Is $7.6 billion a bargain for 'Candy Crush' maker?

Game developer King Digital is seeking a steep valuation in its upcoming IPO. It's aggressive for a company with just one hit product, but still a discount to some peers.

By MSN Money Partner Mar 13, 2014 12:59PM

Candy Crush Saga © GABRIEL BOUYS/AFP/Getty ImagesBy Renée Schultes, The Wall Street Journal


King Digital Entertainment is a casual gamer with a serious valuation.


The Wall Street Journal on MSN MoneyThe "Candy Crush Saga" maker set an indicative price range for its New York initial public offering Wednesday, valuing the casual-games developer at up to $7.6 billion.


King still needs to prove its business is sustainable. But its proposed valuation at least seems to offer investors some buffer against the risk of a one-hit wonder.


The success of Candy Crush has left King with big shoes to fill. Although Candy Crush is still the second-highest grossing game in the U.S. app charts a year after launch, bookings fell in the fourth quarter. And the game generates 78 percent of King's sales before app stores take their cut. Sure, rapid growth of new titles such as "Farm Heroes Saga" is promising. But with 20 million daily users, it has a long way to go to reach Candy Crush's 97 million.


Still, at between nine and 10.5 times 2014 earnings, according to bankers' consensus forecasts, King is being pitched at a discount to peers. That assumes 30 percent earnings growth this year.

Tokyo-listed GungHo Online Entertainment trades at 11.9 times this year's earnings, according to FactSet. GungHo also relies on one title, Japan's top grossing game "Puzzle & Dragons." But its games haven't traveled as well as King's, potentially limiting growth outside Asia. While Candy Crush is a top 20 grossing game in Japan, Puzzle & Dragons ranks much lower in the U.S., according to AppAnnie.


At 2.8 times 2014 sales at the midpoint of the price range, King also comes in well below Zynga (ZNGA), a company that is still making the awkward transition from games played on desktop computers to smartphones and tablets. King makes 73 percent of its bookings from mobile, compared with Zynga's 34 percent.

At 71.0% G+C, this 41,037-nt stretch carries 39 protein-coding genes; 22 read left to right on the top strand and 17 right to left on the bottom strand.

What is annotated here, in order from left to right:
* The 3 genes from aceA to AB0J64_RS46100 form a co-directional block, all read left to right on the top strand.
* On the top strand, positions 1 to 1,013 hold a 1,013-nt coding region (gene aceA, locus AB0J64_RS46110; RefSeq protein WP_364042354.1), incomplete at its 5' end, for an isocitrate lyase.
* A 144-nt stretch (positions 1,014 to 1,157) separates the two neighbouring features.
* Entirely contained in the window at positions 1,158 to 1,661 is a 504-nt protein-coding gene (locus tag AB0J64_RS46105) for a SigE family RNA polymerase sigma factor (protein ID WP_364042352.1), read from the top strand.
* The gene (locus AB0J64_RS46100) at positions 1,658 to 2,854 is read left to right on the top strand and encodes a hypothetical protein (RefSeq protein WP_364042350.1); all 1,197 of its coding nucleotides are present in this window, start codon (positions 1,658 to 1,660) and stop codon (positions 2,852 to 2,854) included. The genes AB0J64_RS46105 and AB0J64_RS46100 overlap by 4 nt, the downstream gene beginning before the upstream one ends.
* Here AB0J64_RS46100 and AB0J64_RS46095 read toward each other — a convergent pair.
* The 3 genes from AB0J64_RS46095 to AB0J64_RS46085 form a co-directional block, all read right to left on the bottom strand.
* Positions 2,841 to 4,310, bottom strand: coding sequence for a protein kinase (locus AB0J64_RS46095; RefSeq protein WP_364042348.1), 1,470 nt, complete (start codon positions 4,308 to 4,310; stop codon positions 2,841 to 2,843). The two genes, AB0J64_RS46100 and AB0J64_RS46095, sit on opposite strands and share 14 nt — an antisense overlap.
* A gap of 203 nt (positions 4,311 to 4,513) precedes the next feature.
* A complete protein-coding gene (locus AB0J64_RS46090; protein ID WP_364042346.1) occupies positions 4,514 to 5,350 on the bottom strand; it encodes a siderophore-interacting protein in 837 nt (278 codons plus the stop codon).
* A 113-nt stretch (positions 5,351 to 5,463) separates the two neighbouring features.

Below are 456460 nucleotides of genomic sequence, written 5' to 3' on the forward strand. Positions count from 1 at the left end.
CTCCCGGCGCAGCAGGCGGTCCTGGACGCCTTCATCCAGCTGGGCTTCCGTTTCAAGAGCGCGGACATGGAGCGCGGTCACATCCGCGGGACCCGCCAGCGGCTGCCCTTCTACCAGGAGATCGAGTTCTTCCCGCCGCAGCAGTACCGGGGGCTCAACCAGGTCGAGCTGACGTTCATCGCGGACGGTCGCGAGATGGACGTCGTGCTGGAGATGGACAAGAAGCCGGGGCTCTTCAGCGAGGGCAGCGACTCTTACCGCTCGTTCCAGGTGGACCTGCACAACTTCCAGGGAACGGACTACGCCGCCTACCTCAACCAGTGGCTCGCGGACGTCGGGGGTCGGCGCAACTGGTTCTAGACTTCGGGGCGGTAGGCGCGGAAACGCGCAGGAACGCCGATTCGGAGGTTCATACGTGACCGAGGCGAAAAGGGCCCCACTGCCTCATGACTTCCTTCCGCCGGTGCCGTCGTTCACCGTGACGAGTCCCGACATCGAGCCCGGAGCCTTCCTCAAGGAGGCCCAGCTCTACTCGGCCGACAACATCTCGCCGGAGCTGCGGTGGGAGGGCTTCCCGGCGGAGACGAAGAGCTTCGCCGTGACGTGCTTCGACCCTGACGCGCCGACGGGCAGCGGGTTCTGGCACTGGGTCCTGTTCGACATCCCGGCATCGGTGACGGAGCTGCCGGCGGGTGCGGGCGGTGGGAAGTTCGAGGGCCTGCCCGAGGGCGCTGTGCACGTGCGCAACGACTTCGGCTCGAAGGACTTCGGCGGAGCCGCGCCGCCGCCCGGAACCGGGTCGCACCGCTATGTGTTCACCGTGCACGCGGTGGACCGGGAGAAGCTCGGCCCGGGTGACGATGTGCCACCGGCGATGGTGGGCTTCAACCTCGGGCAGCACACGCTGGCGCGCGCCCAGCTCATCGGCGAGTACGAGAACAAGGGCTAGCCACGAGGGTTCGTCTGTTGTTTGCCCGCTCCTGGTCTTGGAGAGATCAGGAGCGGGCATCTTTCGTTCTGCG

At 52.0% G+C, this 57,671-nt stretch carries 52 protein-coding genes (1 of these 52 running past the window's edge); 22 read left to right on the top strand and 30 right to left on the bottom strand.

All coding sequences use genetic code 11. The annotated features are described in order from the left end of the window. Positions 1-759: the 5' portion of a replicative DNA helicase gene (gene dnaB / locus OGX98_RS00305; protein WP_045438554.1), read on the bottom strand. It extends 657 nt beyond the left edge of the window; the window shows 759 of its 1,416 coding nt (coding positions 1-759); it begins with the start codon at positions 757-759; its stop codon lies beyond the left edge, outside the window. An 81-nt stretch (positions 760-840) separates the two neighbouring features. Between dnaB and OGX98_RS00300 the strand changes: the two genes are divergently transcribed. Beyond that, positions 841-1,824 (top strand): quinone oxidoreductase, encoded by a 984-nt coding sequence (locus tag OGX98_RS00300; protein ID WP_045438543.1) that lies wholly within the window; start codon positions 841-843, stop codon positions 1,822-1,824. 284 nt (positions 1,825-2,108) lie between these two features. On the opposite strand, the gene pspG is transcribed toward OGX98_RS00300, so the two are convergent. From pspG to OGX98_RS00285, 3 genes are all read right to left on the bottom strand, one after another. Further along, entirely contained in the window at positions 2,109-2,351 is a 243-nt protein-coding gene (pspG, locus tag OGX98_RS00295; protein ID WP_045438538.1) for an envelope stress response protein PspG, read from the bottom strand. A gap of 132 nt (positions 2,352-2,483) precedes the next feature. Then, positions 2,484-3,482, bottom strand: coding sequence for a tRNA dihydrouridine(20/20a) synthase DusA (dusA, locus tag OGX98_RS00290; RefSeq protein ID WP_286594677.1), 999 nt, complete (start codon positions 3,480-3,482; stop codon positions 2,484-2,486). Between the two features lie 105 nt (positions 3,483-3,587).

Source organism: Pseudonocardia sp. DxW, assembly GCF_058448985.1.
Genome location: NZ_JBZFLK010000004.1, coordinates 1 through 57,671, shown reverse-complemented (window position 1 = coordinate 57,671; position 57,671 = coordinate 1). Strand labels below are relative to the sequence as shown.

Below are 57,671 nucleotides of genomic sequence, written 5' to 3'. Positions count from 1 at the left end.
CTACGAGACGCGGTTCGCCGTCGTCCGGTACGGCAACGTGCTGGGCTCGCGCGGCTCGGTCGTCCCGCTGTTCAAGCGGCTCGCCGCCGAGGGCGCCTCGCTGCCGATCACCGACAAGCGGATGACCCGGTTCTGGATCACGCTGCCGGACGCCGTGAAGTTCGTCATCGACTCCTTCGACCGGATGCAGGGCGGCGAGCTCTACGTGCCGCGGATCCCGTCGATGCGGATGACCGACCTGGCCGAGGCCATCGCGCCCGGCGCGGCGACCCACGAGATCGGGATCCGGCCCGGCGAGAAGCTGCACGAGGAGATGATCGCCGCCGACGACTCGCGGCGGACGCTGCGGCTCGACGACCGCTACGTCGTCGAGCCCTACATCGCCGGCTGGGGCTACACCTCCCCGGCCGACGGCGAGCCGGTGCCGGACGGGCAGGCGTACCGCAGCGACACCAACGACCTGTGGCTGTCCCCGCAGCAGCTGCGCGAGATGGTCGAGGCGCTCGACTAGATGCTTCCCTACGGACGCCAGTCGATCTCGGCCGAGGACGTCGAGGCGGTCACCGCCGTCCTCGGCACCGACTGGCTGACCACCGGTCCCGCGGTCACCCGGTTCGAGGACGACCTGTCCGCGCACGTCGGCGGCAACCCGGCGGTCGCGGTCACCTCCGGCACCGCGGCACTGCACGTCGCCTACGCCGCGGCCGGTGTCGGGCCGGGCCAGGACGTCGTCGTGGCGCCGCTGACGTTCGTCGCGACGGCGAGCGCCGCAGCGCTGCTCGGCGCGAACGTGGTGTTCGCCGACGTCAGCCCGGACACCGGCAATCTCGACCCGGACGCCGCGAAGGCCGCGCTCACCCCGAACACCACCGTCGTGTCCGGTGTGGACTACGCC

If King's goal is to create major gaming franchises, a better comparison might be to traditional games publishers, such as Activision Blizzard (ATVI) and Electronic Arts (EA). They trade at 16 and 20 times forecast earnings, respectively. A decent discount seems fair. While traditional publishers face much higher development costs than King, hard-core gaming fanatics can mean their franchises last for years; Activision's "World of Warcraft" took six years for subscriber numbers to peak.


King believes that it has plenty of growth to come. But investors should rightly want protection against earnings volatility in a market where barriers to entry are low, technology is always evolving and casual gamers' tastes are fickle. Game on.


More from The Wall Street Journal


18Comments
Mar 13, 2014 6:48PM
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There's a sucker born every minute!
Mar 13, 2014 7:37PM
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Nope. Not worth it.

The online version was always getting me to buy stuff
I quit playing Candy Crush months ago.
Mar 13, 2014 7:35PM
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If King Digital can get $7.6B for their company, they need to sell it *today*.  Because casual game software has an extremely short shelf life, and with a single product generating over 2/3 of total revenue, once Candy Crush's popularity starts to dwindle, the value of this company is going to bottom out.  Candy Crush is not going to be able to maintain 97 million users, or its place on the most popular downloads list, 3 years from now.  King needs to start thinking about cashing out in 1 year or less, or be stuck with the digital equivalent of 7.6 billion Beanie Babies.